Posts Tagged ‘KRW’



October 28th, 2008

Alternatives to Alternative Capital

Posted at 8:01 PM ET

David Piebe, Chairman of Global Client Development
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(Re)insurers have come to expect that alternative sources of capital will always be available. Private equity funds, hedge funds, and other alternative investment vehicles have contributed copious capacity to risk-bearers since the turn of the millennium, and especially following the 2005 storm season. The well, however, may be at risk of running dry.

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October 27th, 2008

Carrier Capital Softens the Financial Catastrophe Blow

Posted at 12:42 AM ET

Christopher Klein, Global Head of Business Intelligence
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The ongoing financial catastrophe is already shaping the market’s perception of the next reinsurance renewal. A unique confluence of factors has complicated the annual ritual of anticipating the direction of reinsurance rates. Though a number of factors have coalesced to prevent the continued rapid decline in risk-transfer pricing that characterized 2008, pricing on average at January 1, 2009 renewals is likely to remain within a narrow range of expiring rates. Nonetheless, the global credit crisis is far from over. Conditions are changing daily. New financial developments—or a mega-catastrophe—could change market conditions substantially and with little lead time.

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October 19th, 2008

Sidecars Have a Specific Role to Play

Posted at 6:37 PM ET

Christopher Klein, Global Head of Business Intelligence
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The popularity of sidecars seems to have ended. The availability of traditional capital and access to insurance-linked securities (ILS) and other alternatives simply has made sidecars less attractive. But, reinsurers know that the market can harden at any time, with one mega-catastrophe creating near-immediate demand for fresh capital. Low overhead and an inherent exit strategy are likely to help these vehicles regain prominence in the next hard market—with investors and reinsurers alike.

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October 1st, 2008

Navigating Pricing Peaks and Valleys

Posted at 6:11 PM ET

By David Priebe, Chairman, Global Client Development
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The capital models for (re)insurance risks are evolving. Over the past 15 years, alternative sources of capital have become increasingly important, particularly in the capital-constrained environments that follow major catastrophe events. As expected, capital market vehicles such as catastrophe bonds and sidecars have brought additional capacity to risk-bearers when they need it most, alleviating price pressure as a result.*

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September 9th, 2008

Let ERM Decide When Capital Is Excessive

Posted at 6:26 PM ET

Joan Lamm-Tennant, Global Chief Economist and Risk Strategist
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Excess capital is only excessive until you need it. Throughout the year, carriers have struggled to find uses for capital that has not seemed necessary, given the benign loss years that followed the 2005 storm season. Rates are down, retentions are up, and repatriation has been continual. Market conditions have overshadowed analytics in determining carrier behavior. But, aggressive repatriation may have been hasty. Looking to the future, buyback and dividend decisions could benefit from Enterprise Risk Management (ERM).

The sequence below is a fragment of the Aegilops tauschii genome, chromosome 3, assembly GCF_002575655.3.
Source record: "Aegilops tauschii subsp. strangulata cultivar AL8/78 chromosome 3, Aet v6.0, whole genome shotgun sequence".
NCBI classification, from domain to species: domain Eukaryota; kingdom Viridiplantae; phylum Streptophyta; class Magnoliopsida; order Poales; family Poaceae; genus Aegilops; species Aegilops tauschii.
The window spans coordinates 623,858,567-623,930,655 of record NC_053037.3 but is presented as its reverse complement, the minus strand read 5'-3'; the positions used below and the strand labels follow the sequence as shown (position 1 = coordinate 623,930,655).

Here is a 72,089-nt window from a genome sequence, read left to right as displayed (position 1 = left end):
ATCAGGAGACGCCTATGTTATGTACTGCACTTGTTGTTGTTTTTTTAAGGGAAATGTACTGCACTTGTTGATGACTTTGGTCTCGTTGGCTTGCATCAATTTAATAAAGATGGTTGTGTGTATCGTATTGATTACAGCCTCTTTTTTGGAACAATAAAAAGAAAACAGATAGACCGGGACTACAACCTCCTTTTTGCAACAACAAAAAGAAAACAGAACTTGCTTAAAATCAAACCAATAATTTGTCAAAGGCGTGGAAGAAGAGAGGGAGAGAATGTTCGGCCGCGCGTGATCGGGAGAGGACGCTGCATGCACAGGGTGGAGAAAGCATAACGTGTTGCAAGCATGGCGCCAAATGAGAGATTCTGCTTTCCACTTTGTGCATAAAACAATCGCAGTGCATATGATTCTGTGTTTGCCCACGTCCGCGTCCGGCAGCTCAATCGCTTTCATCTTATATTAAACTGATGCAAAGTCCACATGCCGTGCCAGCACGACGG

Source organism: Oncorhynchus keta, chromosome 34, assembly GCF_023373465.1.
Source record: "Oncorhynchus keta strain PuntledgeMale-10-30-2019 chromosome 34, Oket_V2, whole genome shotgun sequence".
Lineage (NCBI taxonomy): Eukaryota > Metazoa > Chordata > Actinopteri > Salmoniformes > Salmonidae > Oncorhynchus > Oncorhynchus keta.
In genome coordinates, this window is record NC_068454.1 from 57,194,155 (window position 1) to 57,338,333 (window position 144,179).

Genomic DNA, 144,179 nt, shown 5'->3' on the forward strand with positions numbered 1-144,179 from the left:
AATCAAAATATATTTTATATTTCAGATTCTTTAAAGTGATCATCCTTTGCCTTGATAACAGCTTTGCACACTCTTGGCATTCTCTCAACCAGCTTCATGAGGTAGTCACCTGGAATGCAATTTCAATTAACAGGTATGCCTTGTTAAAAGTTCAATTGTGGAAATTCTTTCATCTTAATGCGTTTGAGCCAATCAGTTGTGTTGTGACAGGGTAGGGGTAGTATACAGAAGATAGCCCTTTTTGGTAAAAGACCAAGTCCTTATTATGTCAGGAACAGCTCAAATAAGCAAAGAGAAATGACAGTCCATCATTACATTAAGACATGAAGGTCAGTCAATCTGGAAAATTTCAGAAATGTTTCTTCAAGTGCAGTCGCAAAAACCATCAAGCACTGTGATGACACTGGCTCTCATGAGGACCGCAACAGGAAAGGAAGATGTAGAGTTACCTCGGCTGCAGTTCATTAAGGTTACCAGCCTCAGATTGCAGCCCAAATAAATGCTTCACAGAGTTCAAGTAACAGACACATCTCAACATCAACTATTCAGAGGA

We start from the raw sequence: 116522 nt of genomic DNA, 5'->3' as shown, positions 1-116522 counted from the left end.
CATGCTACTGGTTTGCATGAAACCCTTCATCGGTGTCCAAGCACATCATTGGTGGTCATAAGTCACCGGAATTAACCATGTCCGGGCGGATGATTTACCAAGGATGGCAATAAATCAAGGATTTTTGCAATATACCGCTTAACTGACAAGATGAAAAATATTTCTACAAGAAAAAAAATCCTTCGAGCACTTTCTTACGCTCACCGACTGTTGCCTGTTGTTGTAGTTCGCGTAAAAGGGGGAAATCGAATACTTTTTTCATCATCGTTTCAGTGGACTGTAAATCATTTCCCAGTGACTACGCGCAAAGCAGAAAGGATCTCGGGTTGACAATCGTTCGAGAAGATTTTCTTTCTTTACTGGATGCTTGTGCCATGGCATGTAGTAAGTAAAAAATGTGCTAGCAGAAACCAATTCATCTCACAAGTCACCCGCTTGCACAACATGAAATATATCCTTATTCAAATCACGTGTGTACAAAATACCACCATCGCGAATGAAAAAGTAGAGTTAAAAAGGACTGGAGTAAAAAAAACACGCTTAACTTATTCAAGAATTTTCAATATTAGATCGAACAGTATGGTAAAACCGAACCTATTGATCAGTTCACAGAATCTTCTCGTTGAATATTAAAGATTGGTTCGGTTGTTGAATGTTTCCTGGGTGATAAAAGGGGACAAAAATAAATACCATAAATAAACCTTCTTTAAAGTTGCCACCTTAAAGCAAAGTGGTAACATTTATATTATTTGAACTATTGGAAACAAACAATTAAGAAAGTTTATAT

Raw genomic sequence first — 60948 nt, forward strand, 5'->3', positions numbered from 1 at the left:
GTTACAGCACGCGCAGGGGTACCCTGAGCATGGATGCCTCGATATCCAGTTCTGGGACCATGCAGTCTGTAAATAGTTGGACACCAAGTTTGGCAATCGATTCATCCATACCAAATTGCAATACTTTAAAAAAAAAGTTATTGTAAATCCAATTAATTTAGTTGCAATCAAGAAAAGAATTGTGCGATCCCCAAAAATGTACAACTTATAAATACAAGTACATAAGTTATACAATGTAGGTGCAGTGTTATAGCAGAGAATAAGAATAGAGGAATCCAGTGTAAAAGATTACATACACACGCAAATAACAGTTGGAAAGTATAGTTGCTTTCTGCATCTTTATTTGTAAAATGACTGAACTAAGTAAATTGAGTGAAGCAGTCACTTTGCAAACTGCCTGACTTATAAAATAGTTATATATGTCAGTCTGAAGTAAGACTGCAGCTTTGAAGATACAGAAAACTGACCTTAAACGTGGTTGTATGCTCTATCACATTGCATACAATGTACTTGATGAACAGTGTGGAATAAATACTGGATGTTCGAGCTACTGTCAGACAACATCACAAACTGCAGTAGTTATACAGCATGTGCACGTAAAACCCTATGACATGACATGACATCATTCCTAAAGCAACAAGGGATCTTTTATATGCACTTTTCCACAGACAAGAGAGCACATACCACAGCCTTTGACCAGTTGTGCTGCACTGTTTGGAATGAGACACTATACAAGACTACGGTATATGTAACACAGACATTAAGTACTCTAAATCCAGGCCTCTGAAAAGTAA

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September 8th, 2008

A Sidecar Comeback?*

Posted at 2:05 PM ET

David Priebe, Chairman of Global Client Development
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High-velocity capital was crucial in 2005 and 2006. Hurricanes Katrina, Rita, and Wilma struck with unexpected consequences, and (re)insurers were left with a USD34 billion price tag. Balance sheets were drained, and the hunger for fresh capital was universal. Some replenishment did come from the dedicated capital of traditional reinsurance companies, but for the first time, alternative sources were prominent and accounted for a third of the cash coming into the industry. Sidecars effectively made their large-scale debut at this time, funneling USD13 billion onto carrier balance sheets.

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September 7th, 2008

Capital Constraints: The New Reality?

Posted at 5:44 PM ET

Mark Hewett, Chairman of London Operations
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For several years, carriers have enjoyed a period of low insured losses, and access to cash has not been a problem. Traditional sources have been bolstered by the largesse of hedge funds, private equity funds, and even the wealth of high-net worth investors through a variety of insurance-linked securities (ILS). But, credit market turmoil has brought these conditions to an unceremonious close.

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September 6th, 2008

Under Pressure: Rate Drops Slowed by Asset Squeeze

Posted at 5:56 PM ET

Christopher Klein, Global Head of Business Intelligence
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The next renewal period may be four months away, but it is uppermost in everyone’s mind across the (re)insurance industry. Without a crystal ball, it is impossible to predict the market’s exact trajectory, but several trends have become evident in 2008. Absent a mega-catastrophe, rates likely will continue to trend downward but will be tempered by pressure on investment gains arising from the ongoing effects of the global credit crunch and reinsurers’ fears of an imminent market-changing disaster.

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